Published on March 3, 2014 | by Edwige Dubois


Freedom from nicotine

Edwige Dubois

Edwige recently gave up smoking, and has found that meditation helps her control the urge to smoke.

I feel slightly nostalgic when I think of me and my dear friend the cigarette. We use to be inseparable. She was my smell, she was part of my identity and she was integrated to both my routine and my social life. It was a long–term relationship and I am still mourning.

The pressure is high while I’m writing this blog piece because it makes it frighteningly official that I quit smoking!

The French stereotype of the elegant women wearing a large hat and sunglasses, caught in a swirl of smoke with the cigarette slightly caressing her lower lip is a very misleading image promoted by movies and adverts.

It’s a pretty ugly thing to smoke, and it’s especially disgraceful when we do this down smile grimace when taking a puff.


After I had just quit, I had this freaky habit of breathing in other people’s smoke. The smell would trigger emotional memories and I would dive into past feelings for a few seconds, looking back at my old smoker self.

I don’t miss nicotine dependence or smelling like an ashtray. I don’t miss the cigarette you smoke in a hurry walking to the tube station or the one you light up and the bus arrives two seconds later (I use to feign lighting a cigarette for the bus to come but it never worked!)

The frustrating feeling that your meal is not complete if you don’t have a cigarette afterwards or that you need to smoke to de-stress is a fallacy.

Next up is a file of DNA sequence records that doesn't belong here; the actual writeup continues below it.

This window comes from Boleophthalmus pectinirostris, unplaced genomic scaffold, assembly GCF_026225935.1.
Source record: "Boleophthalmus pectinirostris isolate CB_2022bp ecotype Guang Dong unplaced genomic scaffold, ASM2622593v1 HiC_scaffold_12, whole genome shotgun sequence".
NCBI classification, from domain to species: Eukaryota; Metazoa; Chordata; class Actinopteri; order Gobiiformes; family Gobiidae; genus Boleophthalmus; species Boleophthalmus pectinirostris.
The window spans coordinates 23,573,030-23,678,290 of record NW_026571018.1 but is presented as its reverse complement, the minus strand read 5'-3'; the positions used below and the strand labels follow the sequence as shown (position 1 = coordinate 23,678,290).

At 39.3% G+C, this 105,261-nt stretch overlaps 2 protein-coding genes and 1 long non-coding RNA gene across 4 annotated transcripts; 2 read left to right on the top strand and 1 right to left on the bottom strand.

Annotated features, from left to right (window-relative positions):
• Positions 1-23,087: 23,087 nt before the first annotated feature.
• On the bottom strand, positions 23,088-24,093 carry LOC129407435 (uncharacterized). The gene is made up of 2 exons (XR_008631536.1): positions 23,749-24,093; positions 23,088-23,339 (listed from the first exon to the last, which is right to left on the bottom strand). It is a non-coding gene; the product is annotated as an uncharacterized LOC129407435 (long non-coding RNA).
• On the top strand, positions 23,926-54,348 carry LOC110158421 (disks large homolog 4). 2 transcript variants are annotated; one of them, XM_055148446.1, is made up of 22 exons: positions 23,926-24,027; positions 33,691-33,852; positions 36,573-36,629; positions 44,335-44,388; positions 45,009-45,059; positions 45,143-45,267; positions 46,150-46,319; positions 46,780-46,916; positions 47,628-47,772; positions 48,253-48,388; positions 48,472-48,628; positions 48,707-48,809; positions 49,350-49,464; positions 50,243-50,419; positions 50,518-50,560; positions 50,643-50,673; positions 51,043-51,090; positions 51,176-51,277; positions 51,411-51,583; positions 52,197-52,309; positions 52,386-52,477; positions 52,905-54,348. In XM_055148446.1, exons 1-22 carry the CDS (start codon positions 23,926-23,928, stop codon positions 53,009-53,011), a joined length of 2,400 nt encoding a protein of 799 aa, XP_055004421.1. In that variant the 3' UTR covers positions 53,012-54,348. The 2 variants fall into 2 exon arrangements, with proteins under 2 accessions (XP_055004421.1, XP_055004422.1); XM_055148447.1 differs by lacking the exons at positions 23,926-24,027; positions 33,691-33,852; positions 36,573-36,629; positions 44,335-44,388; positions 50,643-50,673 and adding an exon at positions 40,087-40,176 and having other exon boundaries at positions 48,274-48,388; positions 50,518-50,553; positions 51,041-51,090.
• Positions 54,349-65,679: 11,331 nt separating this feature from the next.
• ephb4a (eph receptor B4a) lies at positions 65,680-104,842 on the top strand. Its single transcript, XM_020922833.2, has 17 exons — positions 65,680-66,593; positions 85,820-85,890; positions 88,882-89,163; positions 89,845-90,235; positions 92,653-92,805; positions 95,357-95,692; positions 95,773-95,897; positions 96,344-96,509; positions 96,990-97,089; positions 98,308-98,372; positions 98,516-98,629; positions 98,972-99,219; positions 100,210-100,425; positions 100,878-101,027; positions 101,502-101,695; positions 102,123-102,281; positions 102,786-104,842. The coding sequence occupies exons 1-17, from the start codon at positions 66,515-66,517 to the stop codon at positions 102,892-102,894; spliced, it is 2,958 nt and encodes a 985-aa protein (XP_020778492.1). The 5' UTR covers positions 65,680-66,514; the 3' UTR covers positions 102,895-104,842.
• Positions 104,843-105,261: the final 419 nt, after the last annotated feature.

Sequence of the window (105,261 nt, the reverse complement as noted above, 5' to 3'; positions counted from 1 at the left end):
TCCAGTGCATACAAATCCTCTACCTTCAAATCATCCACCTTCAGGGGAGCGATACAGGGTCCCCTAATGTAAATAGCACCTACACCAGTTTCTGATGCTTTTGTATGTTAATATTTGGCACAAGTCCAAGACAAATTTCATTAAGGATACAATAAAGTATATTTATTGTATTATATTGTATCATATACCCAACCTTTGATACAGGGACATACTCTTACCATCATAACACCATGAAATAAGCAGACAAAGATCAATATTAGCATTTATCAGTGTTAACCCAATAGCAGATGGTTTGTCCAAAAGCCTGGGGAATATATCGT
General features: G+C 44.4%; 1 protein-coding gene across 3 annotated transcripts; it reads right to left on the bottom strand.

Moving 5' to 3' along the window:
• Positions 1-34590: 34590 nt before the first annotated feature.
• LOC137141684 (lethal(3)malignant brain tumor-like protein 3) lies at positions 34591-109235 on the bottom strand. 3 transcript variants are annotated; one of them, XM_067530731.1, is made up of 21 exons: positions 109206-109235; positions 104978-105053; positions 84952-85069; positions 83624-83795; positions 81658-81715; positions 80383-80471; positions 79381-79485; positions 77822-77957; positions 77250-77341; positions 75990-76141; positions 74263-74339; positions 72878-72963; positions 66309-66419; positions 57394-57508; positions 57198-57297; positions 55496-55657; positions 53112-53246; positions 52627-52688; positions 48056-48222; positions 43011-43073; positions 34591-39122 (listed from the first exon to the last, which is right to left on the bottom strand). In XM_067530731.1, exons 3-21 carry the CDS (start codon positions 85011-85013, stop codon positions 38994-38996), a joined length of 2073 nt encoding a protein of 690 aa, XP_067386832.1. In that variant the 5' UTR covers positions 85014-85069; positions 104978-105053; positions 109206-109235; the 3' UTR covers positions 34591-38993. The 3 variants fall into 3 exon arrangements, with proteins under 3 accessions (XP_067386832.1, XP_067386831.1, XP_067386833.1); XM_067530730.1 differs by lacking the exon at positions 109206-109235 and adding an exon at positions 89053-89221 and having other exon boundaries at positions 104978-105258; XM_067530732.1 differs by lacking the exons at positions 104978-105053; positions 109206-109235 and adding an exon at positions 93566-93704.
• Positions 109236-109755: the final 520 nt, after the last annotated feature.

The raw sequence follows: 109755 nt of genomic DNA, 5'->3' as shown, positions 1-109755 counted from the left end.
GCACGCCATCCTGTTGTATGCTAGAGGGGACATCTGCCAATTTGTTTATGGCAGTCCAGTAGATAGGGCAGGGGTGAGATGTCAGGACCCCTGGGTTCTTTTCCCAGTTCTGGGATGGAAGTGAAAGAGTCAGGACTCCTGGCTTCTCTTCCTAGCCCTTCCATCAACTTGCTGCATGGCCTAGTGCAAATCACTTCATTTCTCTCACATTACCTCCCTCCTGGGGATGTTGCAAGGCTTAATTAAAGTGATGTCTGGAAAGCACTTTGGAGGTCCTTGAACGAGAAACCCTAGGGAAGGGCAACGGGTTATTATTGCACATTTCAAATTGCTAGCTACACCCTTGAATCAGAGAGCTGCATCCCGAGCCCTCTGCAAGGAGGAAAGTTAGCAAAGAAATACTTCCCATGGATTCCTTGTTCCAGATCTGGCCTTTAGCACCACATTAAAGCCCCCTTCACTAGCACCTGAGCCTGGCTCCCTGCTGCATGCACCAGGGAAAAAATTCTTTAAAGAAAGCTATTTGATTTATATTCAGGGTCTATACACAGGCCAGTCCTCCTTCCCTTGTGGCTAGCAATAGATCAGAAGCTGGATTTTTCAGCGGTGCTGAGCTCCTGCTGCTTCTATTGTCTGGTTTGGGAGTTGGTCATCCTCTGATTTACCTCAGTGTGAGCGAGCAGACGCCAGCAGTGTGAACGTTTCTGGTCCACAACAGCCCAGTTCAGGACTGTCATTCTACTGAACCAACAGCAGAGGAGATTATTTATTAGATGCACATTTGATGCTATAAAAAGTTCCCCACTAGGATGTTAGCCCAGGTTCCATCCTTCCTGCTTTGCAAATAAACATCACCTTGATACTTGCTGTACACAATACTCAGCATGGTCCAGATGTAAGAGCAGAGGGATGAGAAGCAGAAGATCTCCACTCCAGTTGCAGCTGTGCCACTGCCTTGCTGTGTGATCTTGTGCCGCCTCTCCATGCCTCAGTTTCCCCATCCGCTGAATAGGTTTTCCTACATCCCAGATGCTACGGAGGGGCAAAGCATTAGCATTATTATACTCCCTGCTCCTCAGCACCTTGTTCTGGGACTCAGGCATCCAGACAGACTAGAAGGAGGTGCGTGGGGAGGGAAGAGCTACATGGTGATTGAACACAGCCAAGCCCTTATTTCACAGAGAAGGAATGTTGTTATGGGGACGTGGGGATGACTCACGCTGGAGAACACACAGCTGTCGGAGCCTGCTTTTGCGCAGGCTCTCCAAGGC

I think I am detached from smoking now because I have identified what emotions or thoughts would trigger the cigarette call, and I want to release them rather than repressing them.

It’s been very tough but my life is much more fulfilling without smoking and I can’t turn back anymore.

Also, why would I continue buying cigarettes – to the benefit of big tobacco companies – if it doesn’t help me with my anxiety and stress?

Clear vision

I always knew that smoking was bad for me; that it was damaging my lungs and skin as well as increasing my chances of having heart attacks, but I did not have this clear vision on my toxicity.

The e-cigarette helped me to reduce my consumption and to eventually quit, but even if it might be healthier, there is still nicotine and the addiction is what makes us reliable consumers. We also need to be careful not to shift from one addiction to the other.

Instead of compensating for my anxiety with tobacco, I started to explore meditation, which is a much cheaper option. I do believe that if everyone were meditating, consumerism would slowly disappear.

When you meditate you basically do nothing; you observe, you let go the thoughts, and you focus. The teachings I receive from the practice help me to overcome the daily temptation of smoking.

Smoking is only a distraction from being in total acceptance with oneself.


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